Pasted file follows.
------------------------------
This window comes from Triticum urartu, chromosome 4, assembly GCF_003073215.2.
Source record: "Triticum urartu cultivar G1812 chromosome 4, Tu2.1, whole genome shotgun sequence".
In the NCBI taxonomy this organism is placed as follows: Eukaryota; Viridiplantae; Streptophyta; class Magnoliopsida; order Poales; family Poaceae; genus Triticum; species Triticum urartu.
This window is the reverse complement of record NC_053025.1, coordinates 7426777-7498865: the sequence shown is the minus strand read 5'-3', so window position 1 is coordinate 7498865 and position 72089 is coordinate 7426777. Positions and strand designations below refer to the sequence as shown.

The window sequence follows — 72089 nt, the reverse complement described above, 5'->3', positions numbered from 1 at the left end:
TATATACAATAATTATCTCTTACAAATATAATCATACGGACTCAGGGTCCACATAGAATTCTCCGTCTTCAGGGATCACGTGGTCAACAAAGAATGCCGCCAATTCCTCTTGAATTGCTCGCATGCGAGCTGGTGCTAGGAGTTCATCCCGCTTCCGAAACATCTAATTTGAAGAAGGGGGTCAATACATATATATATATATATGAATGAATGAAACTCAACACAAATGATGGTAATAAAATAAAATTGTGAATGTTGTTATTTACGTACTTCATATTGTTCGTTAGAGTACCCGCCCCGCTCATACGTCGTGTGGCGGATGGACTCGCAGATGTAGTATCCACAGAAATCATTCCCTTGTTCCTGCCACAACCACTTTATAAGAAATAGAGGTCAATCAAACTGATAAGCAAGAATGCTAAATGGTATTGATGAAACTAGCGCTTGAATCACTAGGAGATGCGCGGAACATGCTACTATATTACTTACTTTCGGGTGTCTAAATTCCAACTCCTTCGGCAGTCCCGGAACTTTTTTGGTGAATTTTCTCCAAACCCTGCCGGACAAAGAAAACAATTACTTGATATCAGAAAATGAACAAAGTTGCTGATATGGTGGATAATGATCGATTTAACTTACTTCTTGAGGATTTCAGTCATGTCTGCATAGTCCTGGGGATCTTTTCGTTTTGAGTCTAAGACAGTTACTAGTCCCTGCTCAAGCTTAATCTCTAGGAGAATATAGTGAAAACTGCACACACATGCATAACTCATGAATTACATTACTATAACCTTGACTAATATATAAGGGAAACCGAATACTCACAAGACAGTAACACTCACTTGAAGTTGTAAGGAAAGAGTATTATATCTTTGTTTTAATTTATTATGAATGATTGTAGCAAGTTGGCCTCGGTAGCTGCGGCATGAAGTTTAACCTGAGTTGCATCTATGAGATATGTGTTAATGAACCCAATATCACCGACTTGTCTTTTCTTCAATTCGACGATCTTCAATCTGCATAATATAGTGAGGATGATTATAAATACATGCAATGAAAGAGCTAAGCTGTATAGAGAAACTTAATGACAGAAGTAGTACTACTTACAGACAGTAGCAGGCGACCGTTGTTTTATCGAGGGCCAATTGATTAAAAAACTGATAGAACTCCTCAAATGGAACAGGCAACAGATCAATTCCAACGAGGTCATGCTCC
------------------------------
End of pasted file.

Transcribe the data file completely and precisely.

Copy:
This window comes from Triticum urartu, chromosome 4, assembly GCF_003073215.2.
Source record: "Triticum urartu cultivar G1812 chromosome 4, Tu2.1, whole genome shotgun sequence".
In the NCBI taxonomy this organism is placed as follows: Eukaryota; Viridiplantae; Streptophyta; class Magnoliopsida; order Poales; family Poaceae; genus Triticum; species Triticum urartu.
This window is the reverse complement of record NC_053025.1, coordinates 7426777-7498865: the sequence shown is the minus strand read 5'-3', so window position 1 is coordinate 7498865 and position 72089 is coordinate 7426777. Positions and strand designations below refer to the sequence as shown.

The window sequence follows — 72089 nt, the reverse complement described above, 5'->3', positions numbered from 1 at the left end:
TATATACAATAATTATCTCTTACAAATATAATCATACGGACTCAGGGTCCACATAGAATTCTCCGTCTTCAGGGATCACGTGGTCAACAAAGAATGCCGCCAATTCCTCTTGAATTGCTCGCATGCGAGCTGGTGCTAGGAGTTCATCCCGCTTCCGAAACATCTAATTTGAAGAAGGGGGTCAATACATATATATATATATATGAATGAATGAAACTCAACACAAATGATGGTAATAAAATAAAATTGTGAATGTTGTTATTTACGTACTTCATATTGTTCGTTAGAGTACCCGCCCCGCTCATACGTCGTGTGGCGGATGGACTCGCAGATGTAGTATCCACAGAAATCATTCCCTTGTTCCTGCCACAACCACTTTATAAGAAATAGAGGTCAATCAAACTGATAAGCAAGAATGCTAAATGGTATTGATGAAACTAGCGCTTGAATCACTAGGAGATGCGCGGAACATGCTACTATATTACTTACTTTCGGGTGTCTAAATTCCAACTCCTTCGGCAGTCCCGGAACTTTTTTGGTGAATTTTCTCCAAACCCTGCCGGACAAAGAAAACAATTACTTGATATCAGAAAATGAACAAAGTTGCTGATATGGTGGATAATGATCGATTTAACTTACTTCTTGAGGATTTCAGTCATGTCTGCATAGTCCTGGGGATCTTTTCGTTTTGAGTCTAAGACAGTTACTAGTCCCTGCTCAAGCTTAATCTCTAGGAGAATATAGTGAAAACTGCACACACATGCATAACTCATGAATTACATTACTATAACCTTGACTAATATATAAGGGAAACCGAATACTCACAAGACAGTAACACTCACTTGAAGTTGTAAGGAAAGAGTATTATATCTTTGTTTTAATTTATTATGAATGATTGTAGCAAGTTGGCCTCGGTAGCTGCGGCATGAAGTTTAACCTGAGTTGCATCTATGAGATATGTGTTAATGAACCCAATATCACCGACTTGTCTTTTCTTCAATTCGACGATCTTCAATCTGCATAATATAGTGAGGATGATTATAAATACATGCAATGAAAGAGCTAAGCTGTATAGAGAAACTTAATGACAGAAGTAGTACTACTTACAGACAGTAGCAGGCGACCGTTGTTTTATCGAGGGCCAATTGATTAAAAAACTGATAGAACTCCTCAAATGGAACAGGCAACAGATCAATTCCAACGAGGTCATGCTCC